People have always engaged in non-standard work arrangements. Today, however, driven in part by the growth of digital intermediary platforms like ridesharing and food delivery applications, non-standard work arrangements have exploded into the mainstream. As the modern workplace continues to evolve, the existing understanding of the relationship between ‘employers’ and ‘employees’ is facing new scrutiny. Several recent cases have focused public attention on this issue, highlighting some of the employment-related challenges that organisations may face in this new world of work.
The ‘gig economy’ is a term that describes the growing market for certain non-standard work arrangements, whereby organisations contract with independent contractors for short-term engagements. The idea of a gig economy encompasses all manner of such non-standard work arrangements, including part-time, temporary, contract, freelance, self-employed and unpaid positions. However, the term is most frequently used to describe work associated with digital applications or online intermediary platforms.
The work arrangements associated with the gig economy have generally been framed as independent contractor relationships. These arrangements permit individuals greater control and flexibility in their work lives while organisations gain access to a flexible and competitive labour source.
In recent years, however, gig economy workers have launched a number of legal proceedings that have revisited the question of what makes someone an ‘employee’ in the modern workplace.
The answer to this question is still to be determined by the Court in Heller v. Uber Technologies, a now certified class action proceeding about whether Uber Eats drivers are ‘employees’ or independent contractors. The class action is aimed at securing certain benefits under the Ontario Employment Standards Act, 2000 (‘ESA’), including minimum wage and vacation pay, on behalf of a class of Ontario Uber Eats drivers, currently classified by Uber as independent contractors, without access to the ESA.
Most recently, in response to Uber’s challenge to stay the class action proceeding because of a mandatory arbitration clause, the Supreme Court of Canada (the ‘SCC’) held that it was the Ontario courts, not an arbitrator in the Netherlands, that will decide the issue. The SCC refused to enforce what it found to be an improvident bargain reached between Uber and the drivers, resulting from an inequality of bargaining power. The SCC referred to the agreement as a classic case of unconscionability. For reference, the arbitration provision required any dispute to be resolved in Amsterdam, with an upfront payment of USD 14,500 in administrative fees to access the arbitration process. Practically, drivers had no way of resolving any dispute with Uber if the clause was enforced.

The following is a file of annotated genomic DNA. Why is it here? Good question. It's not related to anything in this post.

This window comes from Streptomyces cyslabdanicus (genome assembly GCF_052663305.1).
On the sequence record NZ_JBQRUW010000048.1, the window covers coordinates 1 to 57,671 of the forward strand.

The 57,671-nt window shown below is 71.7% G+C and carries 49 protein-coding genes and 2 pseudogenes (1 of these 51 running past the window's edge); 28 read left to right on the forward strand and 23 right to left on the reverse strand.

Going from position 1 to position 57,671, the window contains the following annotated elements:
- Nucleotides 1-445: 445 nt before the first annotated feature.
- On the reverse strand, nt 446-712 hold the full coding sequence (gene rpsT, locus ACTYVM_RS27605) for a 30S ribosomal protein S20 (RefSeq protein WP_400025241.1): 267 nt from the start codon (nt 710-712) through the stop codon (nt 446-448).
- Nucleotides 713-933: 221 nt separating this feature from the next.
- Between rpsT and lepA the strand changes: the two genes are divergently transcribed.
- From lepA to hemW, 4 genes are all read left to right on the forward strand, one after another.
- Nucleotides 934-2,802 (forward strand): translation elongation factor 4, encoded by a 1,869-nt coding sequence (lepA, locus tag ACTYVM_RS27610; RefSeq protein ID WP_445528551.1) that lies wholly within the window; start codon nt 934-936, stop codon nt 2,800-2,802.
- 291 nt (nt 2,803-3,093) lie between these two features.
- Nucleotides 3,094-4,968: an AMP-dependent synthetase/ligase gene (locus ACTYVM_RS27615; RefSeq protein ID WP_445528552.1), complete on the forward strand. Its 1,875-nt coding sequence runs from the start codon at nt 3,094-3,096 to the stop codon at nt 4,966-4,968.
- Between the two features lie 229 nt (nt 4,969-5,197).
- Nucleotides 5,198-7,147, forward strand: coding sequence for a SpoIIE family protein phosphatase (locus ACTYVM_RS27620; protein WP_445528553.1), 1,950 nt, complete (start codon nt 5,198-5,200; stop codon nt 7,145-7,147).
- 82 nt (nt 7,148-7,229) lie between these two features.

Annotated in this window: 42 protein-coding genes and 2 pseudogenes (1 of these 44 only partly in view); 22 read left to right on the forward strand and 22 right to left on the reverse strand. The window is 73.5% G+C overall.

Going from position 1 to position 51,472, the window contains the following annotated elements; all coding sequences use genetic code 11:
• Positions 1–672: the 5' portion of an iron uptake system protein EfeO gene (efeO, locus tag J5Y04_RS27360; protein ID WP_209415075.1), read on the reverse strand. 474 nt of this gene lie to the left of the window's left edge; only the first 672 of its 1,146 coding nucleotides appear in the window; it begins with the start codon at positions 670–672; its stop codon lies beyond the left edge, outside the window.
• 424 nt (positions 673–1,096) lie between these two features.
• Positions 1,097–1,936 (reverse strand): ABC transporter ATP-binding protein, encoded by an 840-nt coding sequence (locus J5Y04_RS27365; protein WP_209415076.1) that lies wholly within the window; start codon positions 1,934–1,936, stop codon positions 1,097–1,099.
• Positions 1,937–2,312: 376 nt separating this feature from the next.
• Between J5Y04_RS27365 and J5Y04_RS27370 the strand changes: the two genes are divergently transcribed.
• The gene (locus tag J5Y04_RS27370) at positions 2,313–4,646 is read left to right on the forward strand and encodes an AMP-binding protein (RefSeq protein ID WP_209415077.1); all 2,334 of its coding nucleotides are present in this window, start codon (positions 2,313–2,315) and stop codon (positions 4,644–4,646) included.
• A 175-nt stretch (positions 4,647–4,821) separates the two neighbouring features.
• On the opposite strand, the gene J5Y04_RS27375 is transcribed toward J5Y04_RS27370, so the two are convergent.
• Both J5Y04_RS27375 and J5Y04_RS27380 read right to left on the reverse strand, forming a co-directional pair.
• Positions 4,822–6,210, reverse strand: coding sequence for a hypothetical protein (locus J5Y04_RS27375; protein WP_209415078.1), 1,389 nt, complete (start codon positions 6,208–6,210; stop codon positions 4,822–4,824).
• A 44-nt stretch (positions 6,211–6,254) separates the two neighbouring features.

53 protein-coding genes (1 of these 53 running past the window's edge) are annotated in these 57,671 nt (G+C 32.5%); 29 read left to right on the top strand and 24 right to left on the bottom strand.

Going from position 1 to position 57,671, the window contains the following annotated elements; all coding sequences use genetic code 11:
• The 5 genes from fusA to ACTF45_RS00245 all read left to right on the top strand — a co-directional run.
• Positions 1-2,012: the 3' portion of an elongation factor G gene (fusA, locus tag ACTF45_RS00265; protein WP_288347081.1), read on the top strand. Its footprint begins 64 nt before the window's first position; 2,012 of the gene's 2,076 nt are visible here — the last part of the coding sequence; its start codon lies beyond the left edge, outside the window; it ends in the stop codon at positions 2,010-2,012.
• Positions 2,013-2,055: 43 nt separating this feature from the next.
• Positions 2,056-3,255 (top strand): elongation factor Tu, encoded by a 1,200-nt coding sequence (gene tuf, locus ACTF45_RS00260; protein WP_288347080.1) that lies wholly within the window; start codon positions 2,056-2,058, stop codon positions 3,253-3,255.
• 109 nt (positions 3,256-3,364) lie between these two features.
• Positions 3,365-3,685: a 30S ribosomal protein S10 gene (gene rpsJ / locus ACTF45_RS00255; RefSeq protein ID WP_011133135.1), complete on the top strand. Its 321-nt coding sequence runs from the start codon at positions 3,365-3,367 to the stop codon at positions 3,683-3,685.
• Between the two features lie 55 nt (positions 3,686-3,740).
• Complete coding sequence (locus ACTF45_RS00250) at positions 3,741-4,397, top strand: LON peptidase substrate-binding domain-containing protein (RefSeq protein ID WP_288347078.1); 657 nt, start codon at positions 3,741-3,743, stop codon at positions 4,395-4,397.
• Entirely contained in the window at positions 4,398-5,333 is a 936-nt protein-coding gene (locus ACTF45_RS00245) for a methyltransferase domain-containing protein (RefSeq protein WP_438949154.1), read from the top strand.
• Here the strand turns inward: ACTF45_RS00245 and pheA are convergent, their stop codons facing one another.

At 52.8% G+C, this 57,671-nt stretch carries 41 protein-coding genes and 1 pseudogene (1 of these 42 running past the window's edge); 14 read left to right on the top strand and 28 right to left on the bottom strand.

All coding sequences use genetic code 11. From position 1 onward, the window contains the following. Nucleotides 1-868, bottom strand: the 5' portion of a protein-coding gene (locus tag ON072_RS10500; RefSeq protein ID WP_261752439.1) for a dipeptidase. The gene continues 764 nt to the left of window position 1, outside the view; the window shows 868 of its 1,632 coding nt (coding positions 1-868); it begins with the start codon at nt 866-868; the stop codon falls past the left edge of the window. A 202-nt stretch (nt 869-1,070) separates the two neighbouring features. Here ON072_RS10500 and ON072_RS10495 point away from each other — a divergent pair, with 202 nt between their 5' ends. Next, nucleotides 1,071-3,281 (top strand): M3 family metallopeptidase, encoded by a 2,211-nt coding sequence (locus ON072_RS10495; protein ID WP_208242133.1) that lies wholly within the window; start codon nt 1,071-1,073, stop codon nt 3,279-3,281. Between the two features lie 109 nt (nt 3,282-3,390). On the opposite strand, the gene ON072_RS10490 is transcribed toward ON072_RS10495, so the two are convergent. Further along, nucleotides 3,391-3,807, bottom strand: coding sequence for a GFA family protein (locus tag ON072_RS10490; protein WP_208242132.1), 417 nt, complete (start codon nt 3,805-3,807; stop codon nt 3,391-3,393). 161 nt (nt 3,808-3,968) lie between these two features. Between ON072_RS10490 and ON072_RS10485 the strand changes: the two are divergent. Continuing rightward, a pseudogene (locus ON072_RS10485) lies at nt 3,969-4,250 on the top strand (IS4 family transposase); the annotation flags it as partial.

The Heller class action continues in Ontario, leaving the issue of the employee status of gig economy workers under employment standards legislation to be determined by the courts.
In the recent Ontario Labour Relations Board case of Canadian Union of Postal Workers v Foodora, which considered employment status of gig economy workers, the answer was ‘yes.’ CUPW was certified as the bargaining agent of Foodora couriers in Toronto and Mississauga on the basis that they were dependent contractors (and therefore fell within the definition of ‘employees’) within the meaning of the Ontario Labour Relations Act.
Despite the ability of Foodora couriers to control their work hours, work location, and provide services to other companies, the Board held that, among other factors, restrictions on subcontracting, Foodora’s ownership and control over the Foodora App, and the system of incentives and restrictions controlling courier behaviour, strongly resembled a part-time employment relationship.
The Board rejected an approach focused on a numerical threshold of Foodora-sourced income in assessing contractor status, finding that at the end of the day, the couriers worked for Foodora, not for themselves. The couriers, having been determined to be employees of Foodora for labour relations purposes, ultimately voted to unionise the company, although Foodora had ceased operating in Ontario by the time the ballots were counted. The Board’s decision in Foodora could have a significant impact on the understanding of the relationship between organisations and workers in the broader gig economy, especially in Ontario in light of the ongoing efforts to certify Toronto Uber Black drivers.
However, the British Columbia Labour Relations Board declined to address the issue in Lyft Canada Inc. v. United Food and Commercial Workers International Union, Local 1518, where the UFCW had sought a declaration that Lyft and Uber drivers were dependent contractors in anticipation of a possible certification application. The Board dismissed the application without deciding the issue of driver status, leaving the question about whether gig economy workers are capable of organising in BC open.
The worker-driven challenges to the traditional understandings of ‘employee’ in the context of the gig economy that are currently making their way through legal channels will have a significant impact on the modern workplace, whatever their outcome.